As the story goes the father then throws a feast, to celebrate his wayward son's return and restoration, which stirs the jealousy of the lesser mentioned older son. The older son sees the festivities and becomes indignant because he, like the younger son, is also spiritually blind to the father’s care and love. This son accuses the father to his face of not being good and generous, because he never had been celebrated for his steadfast service to the father. The reality is this son is just as rebellious, doubting, and untrusting as the younger son ever was. In fact, I would venture to say that the older son had probably “ran from the father’s house emotionally, long before the younger son ever did physically.” The only difference between him and his younger sibling was, the older had been self-righteously serving himself inside the father’s house and the younger was out in the world serving himself. Same rebellion, different location. The father who is always caring, always inviting us to know his love, explains to the older son; 31 “His father said to him, ‘Look, dear son, you have always stayed by me, and everything I have is yours.” He never took the time to get to know his father, he lived as an orphan in his home. He only knew him as a farm manager and not as a good and gracious father who had already given him everything.

It’s a tough pill to swallow, but most of us have learned to live in the church as the older brother. When we become hardened and disenfranchised by life, we find refuge in the church. We quickly take to doing tasks and busy work in the “Father’s house” to cover and deal with the way we feel about ourselves in relation to the Father. We do these things for Him to prove to ourselves that we are capable and self-sufficient sons and daughters. We never stop to learn how to have a relationship with Him, and walk in obedience to His voice. Though these activities might look pious and spiritual to the world around us, it’s actually a form of spiritual blindness and rebellion. It is a form of self-service to validate us before God, because we don’t believe that He has already called us worthy. The most important task before each of us is to discover our identity in Jesus, so that we can learn to trust the Father and His will for our lives. Everything fruitful in your life will flow from this revelation. Without being grounded in this simple truth, we are susceptible to being led astray by false opportunities or by validating ourselves with meaningless busyness. Walking in relationship with the Father is walking in His grace and supernatural power to overcome every seemingly, impossible obstacle in our lives. It’s knowing He is good and always quick to restore us from our blindness. Also, it’s knowing walking in obedience to His voice will always provide the best outcome for our lives, no matter how we feel in the moment. Intimately walking in obedience to Father God is what we were created for.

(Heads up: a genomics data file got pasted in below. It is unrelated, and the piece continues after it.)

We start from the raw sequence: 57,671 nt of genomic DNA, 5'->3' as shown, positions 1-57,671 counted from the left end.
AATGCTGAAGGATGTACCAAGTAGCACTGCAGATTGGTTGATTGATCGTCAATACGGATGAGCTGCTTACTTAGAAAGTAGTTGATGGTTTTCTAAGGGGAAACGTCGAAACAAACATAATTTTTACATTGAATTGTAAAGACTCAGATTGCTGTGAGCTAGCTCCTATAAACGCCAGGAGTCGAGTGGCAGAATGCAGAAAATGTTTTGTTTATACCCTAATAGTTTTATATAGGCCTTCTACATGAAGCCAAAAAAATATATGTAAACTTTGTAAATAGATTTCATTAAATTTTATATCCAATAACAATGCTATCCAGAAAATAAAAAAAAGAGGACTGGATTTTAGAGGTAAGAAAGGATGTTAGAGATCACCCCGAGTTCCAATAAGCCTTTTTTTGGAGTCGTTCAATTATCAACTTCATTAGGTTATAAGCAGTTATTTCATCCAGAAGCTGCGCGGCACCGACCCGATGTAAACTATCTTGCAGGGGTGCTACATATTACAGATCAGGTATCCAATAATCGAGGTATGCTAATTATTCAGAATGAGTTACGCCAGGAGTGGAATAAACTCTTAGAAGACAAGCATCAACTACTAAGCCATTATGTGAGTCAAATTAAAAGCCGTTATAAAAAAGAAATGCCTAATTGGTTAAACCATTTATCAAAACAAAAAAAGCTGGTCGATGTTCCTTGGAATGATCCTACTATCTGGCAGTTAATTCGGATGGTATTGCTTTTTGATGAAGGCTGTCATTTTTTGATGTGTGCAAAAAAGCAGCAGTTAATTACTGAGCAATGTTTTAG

Pastor John